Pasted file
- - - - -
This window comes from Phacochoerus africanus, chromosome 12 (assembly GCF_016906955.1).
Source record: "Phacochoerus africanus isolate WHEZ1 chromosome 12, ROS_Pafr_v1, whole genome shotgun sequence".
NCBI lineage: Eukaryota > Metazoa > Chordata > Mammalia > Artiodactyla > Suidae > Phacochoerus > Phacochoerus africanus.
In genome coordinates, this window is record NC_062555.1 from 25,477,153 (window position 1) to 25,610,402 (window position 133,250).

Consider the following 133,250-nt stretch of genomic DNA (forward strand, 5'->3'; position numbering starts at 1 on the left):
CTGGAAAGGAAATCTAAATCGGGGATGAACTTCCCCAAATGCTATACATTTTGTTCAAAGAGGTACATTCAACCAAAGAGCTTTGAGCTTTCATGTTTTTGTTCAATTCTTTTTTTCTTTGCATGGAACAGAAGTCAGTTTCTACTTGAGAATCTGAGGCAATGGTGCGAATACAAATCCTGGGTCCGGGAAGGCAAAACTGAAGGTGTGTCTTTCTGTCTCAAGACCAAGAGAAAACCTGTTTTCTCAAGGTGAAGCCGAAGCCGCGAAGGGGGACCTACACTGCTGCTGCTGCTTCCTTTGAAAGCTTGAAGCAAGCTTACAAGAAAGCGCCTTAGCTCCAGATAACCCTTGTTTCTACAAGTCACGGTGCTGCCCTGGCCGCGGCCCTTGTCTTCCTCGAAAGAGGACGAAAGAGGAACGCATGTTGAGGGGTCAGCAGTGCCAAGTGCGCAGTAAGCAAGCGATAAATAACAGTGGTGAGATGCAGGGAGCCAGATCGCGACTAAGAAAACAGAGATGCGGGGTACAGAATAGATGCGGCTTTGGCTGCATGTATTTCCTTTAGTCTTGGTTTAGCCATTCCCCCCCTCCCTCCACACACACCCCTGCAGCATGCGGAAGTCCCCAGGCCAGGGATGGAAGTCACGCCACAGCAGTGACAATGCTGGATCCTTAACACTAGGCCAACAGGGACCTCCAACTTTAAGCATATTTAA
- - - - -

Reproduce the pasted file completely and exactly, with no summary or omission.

This window comes from Phacochoerus africanus, chromosome 12 (assembly GCF_016906955.1).
Source record: "Phacochoerus africanus isolate WHEZ1 chromosome 12, ROS_Pafr_v1, whole genome shotgun sequence".
NCBI lineage: Eukaryota > Metazoa > Chordata > Mammalia > Artiodactyla > Suidae > Phacochoerus > Phacochoerus africanus.
In genome coordinates, this window is record NC_062555.1 from 25,477,153 (window position 1) to 25,610,402 (window position 133,250).

Consider the following 133,250-nt stretch of genomic DNA (forward strand, 5'->3'; position numbering starts at 1 on the left):
CTGGAAAGGAAATCTAAATCGGGGATGAACTTCCCCAAATGCTATACATTTTGTTCAAAGAGGTACATTCAACCAAAGAGCTTTGAGCTTTCATGTTTTTGTTCAATTCTTTTTTTCTTTGCATGGAACAGAAGTCAGTTTCTACTTGAGAATCTGAGGCAATGGTGCGAATACAAATCCTGGGTCCGGGAAGGCAAAACTGAAGGTGTGTCTTTCTGTCTCAAGACCAAGAGAAAACCTGTTTTCTCAAGGTGAAGCCGAAGCCGCGAAGGGGGACCTACACTGCTGCTGCTGCTTCCTTTGAAAGCTTGAAGCAAGCTTACAAGAAAGCGCCTTAGCTCCAGATAACCCTTGTTTCTACAAGTCACGGTGCTGCCCTGGCCGCGGCCCTTGTCTTCCTCGAAAGAGGACGAAAGAGGAACGCATGTTGAGGGGTCAGCAGTGCCAAGTGCGCAGTAAGCAAGCGATAAATAACAGTGGTGAGATGCAGGGAGCCAGATCGCGACTAAGAAAACAGAGATGCGGGGTACAGAATAGATGCGGCTTTGGCTGCATGTATTTCCTTTAGTCTTGGTTTAGCCATTCCCCCCCTCCCTCCACACACACCCCTGCAGCATGCGGAAGTCCCCAGGCCAGGGATGGAAGTCACGCCACAGCAGTGACAATGCTGGATCCTTAACACTAGGCCAACAGGGACCTCCAACTTTAAGCATATTTAA